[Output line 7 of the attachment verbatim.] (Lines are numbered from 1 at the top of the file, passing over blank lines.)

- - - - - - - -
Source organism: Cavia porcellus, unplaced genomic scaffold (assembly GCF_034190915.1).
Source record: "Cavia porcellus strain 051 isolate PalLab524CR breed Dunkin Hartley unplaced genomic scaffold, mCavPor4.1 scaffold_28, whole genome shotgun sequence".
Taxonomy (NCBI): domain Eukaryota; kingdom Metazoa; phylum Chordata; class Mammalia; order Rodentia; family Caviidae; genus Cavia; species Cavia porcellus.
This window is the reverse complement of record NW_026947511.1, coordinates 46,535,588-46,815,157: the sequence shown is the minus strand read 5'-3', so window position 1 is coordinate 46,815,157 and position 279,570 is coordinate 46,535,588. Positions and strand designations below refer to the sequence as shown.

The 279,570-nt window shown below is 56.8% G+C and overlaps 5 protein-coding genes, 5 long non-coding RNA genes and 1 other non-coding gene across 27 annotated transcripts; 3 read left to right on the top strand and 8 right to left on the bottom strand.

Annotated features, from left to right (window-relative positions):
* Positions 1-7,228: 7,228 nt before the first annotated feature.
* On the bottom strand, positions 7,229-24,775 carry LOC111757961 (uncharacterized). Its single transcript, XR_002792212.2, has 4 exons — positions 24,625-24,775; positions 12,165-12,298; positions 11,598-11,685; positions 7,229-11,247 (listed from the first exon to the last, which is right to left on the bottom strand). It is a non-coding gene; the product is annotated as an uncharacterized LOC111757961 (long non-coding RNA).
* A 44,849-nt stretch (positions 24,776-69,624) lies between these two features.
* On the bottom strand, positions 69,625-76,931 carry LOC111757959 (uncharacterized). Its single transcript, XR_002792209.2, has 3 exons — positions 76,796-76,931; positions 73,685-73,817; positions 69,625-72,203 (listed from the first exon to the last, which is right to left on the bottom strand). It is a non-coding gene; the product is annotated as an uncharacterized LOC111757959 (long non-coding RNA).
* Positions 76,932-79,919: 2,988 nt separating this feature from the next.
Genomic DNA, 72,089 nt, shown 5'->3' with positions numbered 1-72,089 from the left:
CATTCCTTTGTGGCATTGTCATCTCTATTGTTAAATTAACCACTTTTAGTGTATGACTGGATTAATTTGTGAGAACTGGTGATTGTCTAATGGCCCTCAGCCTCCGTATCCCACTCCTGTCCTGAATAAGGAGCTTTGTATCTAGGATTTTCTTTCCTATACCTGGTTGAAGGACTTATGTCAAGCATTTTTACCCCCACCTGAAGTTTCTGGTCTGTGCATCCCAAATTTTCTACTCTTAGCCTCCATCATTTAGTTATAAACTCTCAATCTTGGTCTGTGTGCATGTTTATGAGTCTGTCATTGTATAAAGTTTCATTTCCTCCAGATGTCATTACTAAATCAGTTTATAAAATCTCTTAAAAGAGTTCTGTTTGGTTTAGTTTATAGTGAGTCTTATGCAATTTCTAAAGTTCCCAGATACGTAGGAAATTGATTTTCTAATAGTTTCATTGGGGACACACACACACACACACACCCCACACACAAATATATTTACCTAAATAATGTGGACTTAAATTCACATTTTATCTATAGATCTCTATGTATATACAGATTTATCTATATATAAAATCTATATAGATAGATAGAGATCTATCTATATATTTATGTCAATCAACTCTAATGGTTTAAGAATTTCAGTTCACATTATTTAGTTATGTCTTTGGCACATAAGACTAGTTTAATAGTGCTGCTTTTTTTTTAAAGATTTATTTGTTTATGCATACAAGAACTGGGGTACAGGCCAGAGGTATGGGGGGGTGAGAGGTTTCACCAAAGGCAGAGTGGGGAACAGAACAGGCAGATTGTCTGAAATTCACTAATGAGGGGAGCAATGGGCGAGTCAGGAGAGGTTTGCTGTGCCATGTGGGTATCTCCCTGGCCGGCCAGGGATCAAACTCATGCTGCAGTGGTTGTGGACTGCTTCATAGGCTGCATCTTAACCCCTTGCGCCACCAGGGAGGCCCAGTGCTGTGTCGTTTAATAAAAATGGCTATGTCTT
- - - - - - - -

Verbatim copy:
* Positions 1-7,228: 7,228 nt before the first annotated feature.